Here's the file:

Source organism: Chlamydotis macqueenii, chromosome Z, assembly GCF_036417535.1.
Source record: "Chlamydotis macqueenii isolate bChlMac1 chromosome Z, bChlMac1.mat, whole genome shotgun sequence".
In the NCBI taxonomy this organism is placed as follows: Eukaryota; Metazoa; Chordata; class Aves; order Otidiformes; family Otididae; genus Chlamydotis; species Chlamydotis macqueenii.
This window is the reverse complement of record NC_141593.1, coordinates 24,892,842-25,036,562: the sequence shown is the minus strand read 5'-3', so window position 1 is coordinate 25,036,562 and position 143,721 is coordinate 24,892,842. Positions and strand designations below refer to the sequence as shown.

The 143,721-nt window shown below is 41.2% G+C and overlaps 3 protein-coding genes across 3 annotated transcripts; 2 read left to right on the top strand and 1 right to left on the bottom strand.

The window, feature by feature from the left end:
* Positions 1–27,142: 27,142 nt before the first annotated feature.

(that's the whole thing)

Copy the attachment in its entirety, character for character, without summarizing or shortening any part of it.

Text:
Source organism: Chlamydotis macqueenii, chromosome Z, assembly GCF_036417535.1.
Source record: "Chlamydotis macqueenii isolate bChlMac1 chromosome Z, bChlMac1.mat, whole genome shotgun sequence".
In the NCBI taxonomy this organism is placed as follows: Eukaryota; Metazoa; Chordata; class Aves; order Otidiformes; family Otididae; genus Chlamydotis; species Chlamydotis macqueenii.
This window is the reverse complement of record NC_141593.1, coordinates 24,892,842-25,036,562: the sequence shown is the minus strand read 5'-3', so window position 1 is coordinate 25,036,562 and position 143,721 is coordinate 24,892,842. Positions and strand designations below refer to the sequence as shown.

The 143,721-nt window shown below is 41.2% G+C and overlaps 3 protein-coding genes across 3 annotated transcripts; 2 read left to right on the top strand and 1 right to left on the bottom strand.

The window, feature by feature from the left end:
* Positions 1–27,142: 27,142 nt before the first annotated feature.